The New Book of Plots: Constructing Engaging Narratives for Oral and Written Storytelling, completes the set of his instructional books on the craft of storytelling, both written and oral.
Inviting the Wolf In: Thinking About Difficult Stories (written with Elizabeth Ellis), is the theory behind these two companion books.
And his genuinely disturbing ghost story collection What Haunts Us is the winner of the 2020 Midwest Book Award in the ‘Fantasy / Sci-fi / Horror / Paranormal’ fiction category. It is an example of the application of the three other books.
It is Fall 2018 and I sit alone at a table in the back of what was then the Underground Music Café in St Paul, MN, attending one of the last meetings of Chris Title’s long running open mic series ‘Barbaric Yawp’. Across the room sitting alone at another table is Loren Niemi, who I do not know but had met at another reading series Summer 2018. I ask how he is. He tells me he is about to have a collection of ghost stories published. I congratulate him. We get on with our lives.
It is Winter 2019 and I stop attending open mics. I am glad to have met other writers in those communities but realize the open mics are taking time away from my actual writing and provide just enough encouragement to have me fool myself into thinking I am accomplishing something. But I stay in touch with my new community via social media and my blog. I see the news that Loren’s book, “What Haunts Us”is published on February 1, 2019 by Moonfire Publishing. He has a book launch and a reading but I miss it. Continue reading →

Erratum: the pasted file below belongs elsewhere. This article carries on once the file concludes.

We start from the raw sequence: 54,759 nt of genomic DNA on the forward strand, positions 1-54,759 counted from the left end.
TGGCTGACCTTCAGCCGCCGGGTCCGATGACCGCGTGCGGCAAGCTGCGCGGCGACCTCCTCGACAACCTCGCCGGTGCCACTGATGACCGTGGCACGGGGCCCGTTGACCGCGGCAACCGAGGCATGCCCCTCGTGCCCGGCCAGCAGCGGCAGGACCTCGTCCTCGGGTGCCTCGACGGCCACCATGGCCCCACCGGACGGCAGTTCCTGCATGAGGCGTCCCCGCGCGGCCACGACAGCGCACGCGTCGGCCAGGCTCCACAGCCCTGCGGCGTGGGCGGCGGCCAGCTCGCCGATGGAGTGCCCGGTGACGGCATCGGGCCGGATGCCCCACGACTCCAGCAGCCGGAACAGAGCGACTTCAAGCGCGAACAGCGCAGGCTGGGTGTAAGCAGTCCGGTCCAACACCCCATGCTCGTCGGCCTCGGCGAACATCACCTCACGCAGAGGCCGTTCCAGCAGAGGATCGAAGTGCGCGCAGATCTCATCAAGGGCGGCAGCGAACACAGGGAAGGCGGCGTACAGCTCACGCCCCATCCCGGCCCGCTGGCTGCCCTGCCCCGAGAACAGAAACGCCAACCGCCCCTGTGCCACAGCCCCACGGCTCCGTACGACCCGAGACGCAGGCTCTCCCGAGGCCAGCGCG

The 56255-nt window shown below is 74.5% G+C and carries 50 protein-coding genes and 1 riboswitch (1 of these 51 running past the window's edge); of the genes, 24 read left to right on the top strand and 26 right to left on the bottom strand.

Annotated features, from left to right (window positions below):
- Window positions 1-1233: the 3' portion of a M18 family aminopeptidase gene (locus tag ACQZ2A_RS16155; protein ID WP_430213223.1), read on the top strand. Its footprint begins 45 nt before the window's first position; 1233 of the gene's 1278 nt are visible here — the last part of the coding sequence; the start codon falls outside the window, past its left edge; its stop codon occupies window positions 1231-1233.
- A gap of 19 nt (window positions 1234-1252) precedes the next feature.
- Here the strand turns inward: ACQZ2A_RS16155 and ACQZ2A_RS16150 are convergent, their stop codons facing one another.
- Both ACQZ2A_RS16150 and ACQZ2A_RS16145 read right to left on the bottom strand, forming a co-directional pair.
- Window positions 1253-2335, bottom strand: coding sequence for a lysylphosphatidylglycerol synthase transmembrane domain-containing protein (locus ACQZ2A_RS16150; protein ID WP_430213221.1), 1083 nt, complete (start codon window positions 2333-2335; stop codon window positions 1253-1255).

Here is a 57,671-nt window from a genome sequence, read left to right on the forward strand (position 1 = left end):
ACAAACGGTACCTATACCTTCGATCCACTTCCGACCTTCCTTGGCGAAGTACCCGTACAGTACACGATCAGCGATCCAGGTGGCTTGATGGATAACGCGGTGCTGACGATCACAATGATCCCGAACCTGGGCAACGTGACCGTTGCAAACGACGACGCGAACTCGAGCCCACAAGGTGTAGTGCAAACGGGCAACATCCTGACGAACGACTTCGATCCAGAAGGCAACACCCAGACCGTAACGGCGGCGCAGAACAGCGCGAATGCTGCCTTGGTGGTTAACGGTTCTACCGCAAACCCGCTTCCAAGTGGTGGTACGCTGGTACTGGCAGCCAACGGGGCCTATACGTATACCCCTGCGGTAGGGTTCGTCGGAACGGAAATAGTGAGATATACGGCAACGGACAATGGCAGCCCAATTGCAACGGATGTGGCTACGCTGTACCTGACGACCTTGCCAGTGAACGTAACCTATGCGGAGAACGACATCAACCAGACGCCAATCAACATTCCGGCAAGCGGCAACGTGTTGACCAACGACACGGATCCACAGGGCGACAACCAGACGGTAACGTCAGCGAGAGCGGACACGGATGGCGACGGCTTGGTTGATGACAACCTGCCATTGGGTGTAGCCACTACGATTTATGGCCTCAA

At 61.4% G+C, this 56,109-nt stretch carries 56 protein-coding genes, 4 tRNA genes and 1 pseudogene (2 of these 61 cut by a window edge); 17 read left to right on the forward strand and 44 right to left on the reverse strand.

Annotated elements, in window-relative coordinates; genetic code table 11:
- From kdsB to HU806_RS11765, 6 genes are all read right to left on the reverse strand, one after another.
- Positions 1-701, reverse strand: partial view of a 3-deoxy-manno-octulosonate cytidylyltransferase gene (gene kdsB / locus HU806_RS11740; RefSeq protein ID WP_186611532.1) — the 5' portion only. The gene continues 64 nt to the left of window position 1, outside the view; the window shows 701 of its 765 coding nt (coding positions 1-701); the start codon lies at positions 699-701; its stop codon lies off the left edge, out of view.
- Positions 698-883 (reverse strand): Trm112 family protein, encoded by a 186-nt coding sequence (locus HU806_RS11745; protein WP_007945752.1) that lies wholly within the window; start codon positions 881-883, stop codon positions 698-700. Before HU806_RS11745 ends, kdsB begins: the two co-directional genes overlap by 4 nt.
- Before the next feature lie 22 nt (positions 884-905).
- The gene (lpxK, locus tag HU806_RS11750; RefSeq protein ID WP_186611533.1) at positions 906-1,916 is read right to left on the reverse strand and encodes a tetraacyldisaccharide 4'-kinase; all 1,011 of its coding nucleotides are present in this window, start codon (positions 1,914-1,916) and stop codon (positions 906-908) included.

I had to think about it. My original blog was on Blogger.com in 2004: ‘Writing is a Tapeworm’. I am quite sure no one remembers it. It was pre-Face Book and during the height of My Space (they’re still around, did you know?). It served me much the same way my current social media does- random chatter but without the audience. I closed it right around the time I was looking for a new job… cmmounts.com launched in July 2014, died in January 2015, then like a phoenix rose out of the paper shredder in January 2017 with regular posts and visitors ever since. Continue reading →
I love winter. I must since I chose to move north to Minnesota 15 years ago. It’s not the cold, it’s the 3 solid months of writing and reading with very little distraction. Cycling does not lure me out onto the forested trails and social invitations slow down to a crawl. No one wants to leave their home either and that’s fine. I have plenty of paper and ink to spare.
Last winter, I committed to waking up at 5am and working on my novel before work. I had a smoke damaged, sooty copy of a 2nd draft I wrote 10 years before. It was somewhere to start. So, I scanned the 263-page document using optical character recognition software and imported that into Scrivener. After 1.5 months of work, it was formatted and cut up into sections, chapters, and scenes. Continue reading →
July 10, 2018 was the one-year anniversary of the publication of Popcorn from the Void– my friend Todd Park’s memoir that I edited from his blog. The proceeds from the sale of this book go to support various cancer charities. It’s been doing well for a self-published book about such a serious topic: the arduous journey of a bone marrow transplant and the untimely death of its author. Continue reading →